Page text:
Is there—or was there ever—life on Mars? In August 2012 NASA’s Curiosity rover touched down on the surface of Mars in an attempt to answer what has become one of modern science’s most burning questions.
In preparation for such an endeavor, the rover had to be equipped with the latest technologies, one of which was a set of high quality, radiation-hardened cameras able to capture sharp, vibrant images of the Martian terrain time and time again. Scientists at the Mars Science Laboratory (MSL) mission use the cameras as their “eyes” to survey the landscape, guide the rover’s movement, and select rock and soil samples for further investigation.
To develop these critical components, the Jet Propulsion Laboratory entered into a contract with San Diego, California-based Malin Space Science Systems Inc. (MSSS), a small, privately owned company with big experience providing camera equipment for space missions.
Since its founding in 1990, MSSS has collaborated with NASA on a number of Agency missions, starting with developing and operating the ground data system of the Mars Observer Camera (MOC), which launched in 1992. When the MOC was rebuilt for use on the Mars Global Surveyor in 1996, the company oversaw the camera’s operations for the next decade. In the mid-1990s MSSS also began developing smaller, more modular camera systems for other spacecraft such as the Mars Climate Orbiter and the Mars Polar Lander.
When NASA put the call out for a firm to develop Curiosity’s cameras in 2004, the company once again stepped up and set about developing imagers that were both compact and cutting edge, mainly by implementing the latest technology used on consumer digital cameras. For MSSS, that meant installing focusable lenses in some of the cameras. It also meant using sensors with Bayer Pattern Filters for applying color to the imagery: compared to traditional filter wheels, these filters require less work and take up less data volume to transmit back to Earth.
By the time Curiosity launched in November 2011, the company had successfully fulfilled its contract and had equipped the car-sized rover with four cameras that would help scientists retrieve clues that would shed some light on the Red Planet’s natural history.
The images retrieved have since become part of both NASA and national lore. The Mars Descent Imager (MARDI)—purposed with orienting the spacecraft during its early operations—recorded the now famous video of the rover’s nerve-racking landing inside Gale Crater. The two Mast Cameras (Mastcams for short), which are mounted on a mast extending from Curiosity’s deck and charged with capturing the expansive Martian terrain in varying focal lengths, have revealed the dry and mountainous majesty of its landscape. The Mars Handheld Lens Imager (MAHLI)—capable of zooming in on features thinner than the diameter of a human hair—has sent the internet abuzz with images that keep people guessing as to what they might be.
In short, the cameras are performing well. “The hardware is working great, and the internal software, the controls, and the camera are all working well,” says Jeff Simmonds, the MSL payload manager who oversaw the cameras’ development. “And they’re taking images that are helping the science team do their science.”
Leveraging the experience gained in designing Curiosity’s cameras, combined with years of developing cameras for other space missions, MSSS has commercialized an affordable, off-the-shelf imaging system called ECAM that is meant to help in another way: by monitoring spacecraft functionality. Comprised of four cameras and a Digital Video Recorder (DVR) that serves as a central processing unit, the system is designed for installation onto satellites in order to probe and troubleshoot any issues that may arise in orbit.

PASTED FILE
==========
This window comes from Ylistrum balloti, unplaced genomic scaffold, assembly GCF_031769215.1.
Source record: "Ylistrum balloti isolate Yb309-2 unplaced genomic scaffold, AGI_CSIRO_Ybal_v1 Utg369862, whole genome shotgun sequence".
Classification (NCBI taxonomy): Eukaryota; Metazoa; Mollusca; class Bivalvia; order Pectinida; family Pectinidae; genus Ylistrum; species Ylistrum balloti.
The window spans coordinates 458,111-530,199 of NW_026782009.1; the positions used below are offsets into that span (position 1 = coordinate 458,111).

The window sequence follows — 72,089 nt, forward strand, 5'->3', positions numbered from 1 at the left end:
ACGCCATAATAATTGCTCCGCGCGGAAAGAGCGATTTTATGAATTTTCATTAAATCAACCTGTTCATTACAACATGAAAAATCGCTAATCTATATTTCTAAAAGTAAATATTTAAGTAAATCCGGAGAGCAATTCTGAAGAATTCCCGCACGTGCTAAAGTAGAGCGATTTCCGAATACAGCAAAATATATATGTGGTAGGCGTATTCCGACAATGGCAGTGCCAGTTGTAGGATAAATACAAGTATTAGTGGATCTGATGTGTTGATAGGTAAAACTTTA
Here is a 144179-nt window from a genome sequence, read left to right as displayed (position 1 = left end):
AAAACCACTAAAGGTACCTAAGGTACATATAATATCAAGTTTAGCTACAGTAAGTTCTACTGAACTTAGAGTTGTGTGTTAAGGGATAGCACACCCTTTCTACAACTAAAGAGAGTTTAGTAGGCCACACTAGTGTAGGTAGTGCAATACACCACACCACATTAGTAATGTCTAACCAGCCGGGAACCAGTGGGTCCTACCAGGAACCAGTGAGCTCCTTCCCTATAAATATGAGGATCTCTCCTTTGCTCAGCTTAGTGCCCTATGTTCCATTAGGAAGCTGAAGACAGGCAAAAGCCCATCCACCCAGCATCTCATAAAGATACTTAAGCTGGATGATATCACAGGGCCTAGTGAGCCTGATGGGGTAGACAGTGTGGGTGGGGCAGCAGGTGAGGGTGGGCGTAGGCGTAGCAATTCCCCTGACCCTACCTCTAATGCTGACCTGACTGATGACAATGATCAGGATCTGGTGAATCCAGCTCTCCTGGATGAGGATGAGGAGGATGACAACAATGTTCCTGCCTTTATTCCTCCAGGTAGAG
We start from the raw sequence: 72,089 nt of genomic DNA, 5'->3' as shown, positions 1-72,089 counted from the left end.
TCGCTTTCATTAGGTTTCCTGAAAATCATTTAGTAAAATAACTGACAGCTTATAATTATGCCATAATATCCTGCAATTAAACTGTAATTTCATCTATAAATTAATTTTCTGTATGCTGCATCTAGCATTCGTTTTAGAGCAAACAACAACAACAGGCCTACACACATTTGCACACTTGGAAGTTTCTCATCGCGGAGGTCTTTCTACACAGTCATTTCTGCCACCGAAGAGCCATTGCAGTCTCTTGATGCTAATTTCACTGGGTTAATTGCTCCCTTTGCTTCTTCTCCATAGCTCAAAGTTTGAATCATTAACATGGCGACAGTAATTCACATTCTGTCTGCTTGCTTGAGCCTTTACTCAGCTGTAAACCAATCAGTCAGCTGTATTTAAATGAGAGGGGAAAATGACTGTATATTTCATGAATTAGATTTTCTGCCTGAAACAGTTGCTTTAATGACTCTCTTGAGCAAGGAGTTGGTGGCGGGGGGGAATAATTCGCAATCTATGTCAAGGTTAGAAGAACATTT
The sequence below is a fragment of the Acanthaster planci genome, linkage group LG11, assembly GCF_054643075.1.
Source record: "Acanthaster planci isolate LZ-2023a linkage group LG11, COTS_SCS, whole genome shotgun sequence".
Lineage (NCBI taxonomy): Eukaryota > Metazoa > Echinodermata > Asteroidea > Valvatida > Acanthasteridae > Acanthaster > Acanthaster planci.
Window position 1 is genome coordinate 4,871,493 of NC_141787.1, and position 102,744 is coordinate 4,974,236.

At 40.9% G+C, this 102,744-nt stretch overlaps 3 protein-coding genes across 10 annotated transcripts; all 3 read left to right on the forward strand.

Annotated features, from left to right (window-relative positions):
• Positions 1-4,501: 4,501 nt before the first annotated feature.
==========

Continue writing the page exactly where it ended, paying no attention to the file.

The images retrieved have since become part of both NASA and national lore.
According to Michael Ravine, MSSS’s advanced projects manager, there is a big potential benefit in having the ECAM system installed onboard a spacecraft. He says there were some missions where, during a malfunction, if engineers back on Earth had been able to view images of the satellite, they would have been able to diagnose and tackle the problem earlier, or at least understand better what went wrong.
“You want to see what your spacecraft is doing,” he says. “You want to monitor the deployments of your antennas and solar arrays to see that they are working properly. You also might want to see what is going on around your spacecraft.”
Noting the durable construction of the product, Ravine says that it is also lightweight and economical in size yet built to withstand the hazards associated with launch and long durations in orbit. The ECAM’s components are radiation tolerant and athermalized to provide consistent performance over a wide range of temperatures. While the system comes with a set of predesigned cameras of varying resolutions and focal lengths to choose from, they can also be customized.
So far one ECAM system has been sold, and the company is in talks with many interested parties in both government and the private sector. Ravine says that, with the ripening market for both commercial space exploration and commercial satellites, MSSS is confident that these cameras will do well on the market.
When a satellite’s building and launch costs can easily soar into the hundreds of millions—or even billions—of dollars, Ravine says the ECAM is worth the investment in added security. “Being able to see your spacecraft can possibly avert some pretty disastrous things from happening.”